A 170 km long firebreak in East Gippsland?

The ABC is reporting that ‘fire-affected communities in eastern Victoria are calling for a permanent firebreak running 170 kilometres along both sides of the Princes Highway to the New South Wales border’.

Continue reading “A 170 km long firebreak in East Gippsland?”

What mountain species were impacted by last summer’s fires?

We know how devastating last summer’s fires were on local economies across the country. The ecological impact becomes ever more clearly understood, although some on ground research has been slowed due to the COVID-19 pandemic.

In February 2020, the Federal Environment Department released an initial list of threatened ecological communities which have more than 10% of their estimated distribution in areas affected by bushfires in southern and eastern Australia between 1 July 2019 and 11 February 2020. What are the known impacts in mountain environments?

Continue reading “What mountain species were impacted by last summer’s fires?”

Work starts on Snowy Hydro 2.0 ‘Segment Factory’

Back in 2017, the Federal Government announced a feasibility study into the possible expansion to the Snowy Hydro Scheme in the Snowy Mountains of NSW (‘Snowy Hydro 2.0’).  It was billed as being a circuit breaker in the ‘fossil fuels vs renewables’ energy debate because it would be renewable energy that will provide baseload capacity. The project would greatly enhance the pumped hydro capacity of the existing hydro scheme, meaning that water can be used multiple times to produce electricity.

While some environmentalists gave in principle support to the project, many wanted to see the details on what the physical environmental impacts of the project would be. Since then, as the environmental impacts of the project became more obvious, the movement became increasingly opposed.

Recently, a group of energy experts called on the state and federal governments to stop work on the Snowy Hydro 2.0 project.

It has also been reported that the next stage of the Snowy Hydro 2.0 expansion has been given the green light, with approval for construction of the project’s ‘Segment Factory’.

Work has now started on the facility: Snowy Hydro has already started clearing native bushland for the construction site at Lobs Hole in the heart of Kosciuszko National Park.

The NSW National Parks Association says ‘This is just the beginning. Snowy 2.0 will permanently destroy 1000’s of hectares of Kosciuszko, and dump 20 million tonnes of contaminated tunnel spoil, the equivalent of covering Sydney Harbour Bridge and its surrounds’.

The NSW Minister Planning, Rob Stokes, and NSW Minister for the Environment and Energy Matt Kean is expected to make their final decision on approvals for the project ‘any day’.

Check here for additional information on the project from the NSW National Parks Association (NSW NPA).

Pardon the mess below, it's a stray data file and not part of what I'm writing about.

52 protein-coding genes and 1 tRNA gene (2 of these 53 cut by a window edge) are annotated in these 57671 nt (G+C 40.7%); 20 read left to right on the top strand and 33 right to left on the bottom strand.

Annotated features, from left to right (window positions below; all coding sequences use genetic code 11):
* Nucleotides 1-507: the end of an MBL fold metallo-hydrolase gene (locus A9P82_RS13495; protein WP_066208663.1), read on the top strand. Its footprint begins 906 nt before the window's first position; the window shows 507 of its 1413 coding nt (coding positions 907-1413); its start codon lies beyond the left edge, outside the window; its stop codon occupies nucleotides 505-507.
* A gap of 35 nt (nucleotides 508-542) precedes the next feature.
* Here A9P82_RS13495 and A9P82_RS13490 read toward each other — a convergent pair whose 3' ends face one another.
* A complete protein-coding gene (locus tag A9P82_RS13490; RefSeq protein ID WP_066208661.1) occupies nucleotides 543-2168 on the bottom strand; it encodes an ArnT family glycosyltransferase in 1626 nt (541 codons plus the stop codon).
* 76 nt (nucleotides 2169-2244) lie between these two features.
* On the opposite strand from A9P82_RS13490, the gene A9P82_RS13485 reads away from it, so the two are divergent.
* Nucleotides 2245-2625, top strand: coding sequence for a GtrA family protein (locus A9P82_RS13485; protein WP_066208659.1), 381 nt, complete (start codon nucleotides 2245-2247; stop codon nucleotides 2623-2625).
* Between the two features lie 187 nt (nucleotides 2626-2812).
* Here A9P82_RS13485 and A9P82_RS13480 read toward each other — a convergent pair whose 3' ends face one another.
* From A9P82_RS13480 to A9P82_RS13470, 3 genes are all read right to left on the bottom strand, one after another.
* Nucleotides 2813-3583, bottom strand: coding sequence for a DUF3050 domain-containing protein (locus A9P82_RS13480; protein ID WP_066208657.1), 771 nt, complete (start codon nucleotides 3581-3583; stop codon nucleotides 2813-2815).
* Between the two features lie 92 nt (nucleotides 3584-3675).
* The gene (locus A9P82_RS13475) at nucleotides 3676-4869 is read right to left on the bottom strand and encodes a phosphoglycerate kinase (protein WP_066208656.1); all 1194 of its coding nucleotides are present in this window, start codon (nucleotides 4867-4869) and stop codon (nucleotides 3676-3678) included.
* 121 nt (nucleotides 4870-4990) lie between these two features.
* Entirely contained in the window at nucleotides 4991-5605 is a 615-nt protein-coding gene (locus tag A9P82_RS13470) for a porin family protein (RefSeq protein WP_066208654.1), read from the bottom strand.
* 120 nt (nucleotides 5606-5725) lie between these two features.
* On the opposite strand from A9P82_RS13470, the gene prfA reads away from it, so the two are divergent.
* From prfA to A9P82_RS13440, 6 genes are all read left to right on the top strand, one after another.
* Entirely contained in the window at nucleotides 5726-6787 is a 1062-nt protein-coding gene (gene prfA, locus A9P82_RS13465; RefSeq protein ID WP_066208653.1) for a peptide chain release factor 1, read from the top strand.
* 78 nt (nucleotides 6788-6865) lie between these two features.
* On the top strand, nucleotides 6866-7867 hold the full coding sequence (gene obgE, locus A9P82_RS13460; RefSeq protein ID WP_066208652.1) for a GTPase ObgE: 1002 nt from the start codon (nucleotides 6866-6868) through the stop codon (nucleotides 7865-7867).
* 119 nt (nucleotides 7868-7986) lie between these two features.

Take Action

The NSW NPA is asking people to send a letter to the NSW government urging them to not sign off on final environmental approvals.

 

 

 

Logging in a time of COVID-19

While we are all patiently sitting at home in order to do our bit and ‘flatten the curve’ of COVID-19 infections, logging continues at full speed in the forests of Victoria. And Tasmania has just signed over up to 356 000 hectares of forests that should be in reserves to now be available for logging.

Continue reading “Logging in a time of COVID-19”

Snowy Hydro 2.0 gets approval for factory

Just a week or so after a group of energy experts called on the state and federal governments to stop work on the Snowy Hydro 2.0 project, it has been reported that the next stage of the Snowy Hydro 2.0 expansion has been given the green light, with approval for construction of the project’s ‘Segment Factory’.

Continue reading “Snowy Hydro 2.0 gets approval for factory”

Mountain Journal highlights – March 2020

This summer it was all about fires. Then, as the mountains started to open up and the weather cooled down, along came the Coronavirus, and things are locked down again.

Here is the monthly summary of key stories that have been featured on Mountain Journal. Enjoy.

Continue reading “Mountain Journal highlights – March 2020”

‘Australia’s Environment Report’ identifies impacts on alpine areas

The annual Australia’s Environment Report summarises a large number of observations on the trajectory of our natural resources and ecosystems. It is prepared by the Centre for Water and Landscape Dynamics at the Australian National University (ANU).

As part of their report for 2019, they prepared an assessment of alpine areas. With hot weather, terrible fires, and dry conditions we already know how bad summer was for the mountains. This report quantifies some of the impacts.

Continue reading “‘Australia’s Environment Report’ identifies impacts on alpine areas”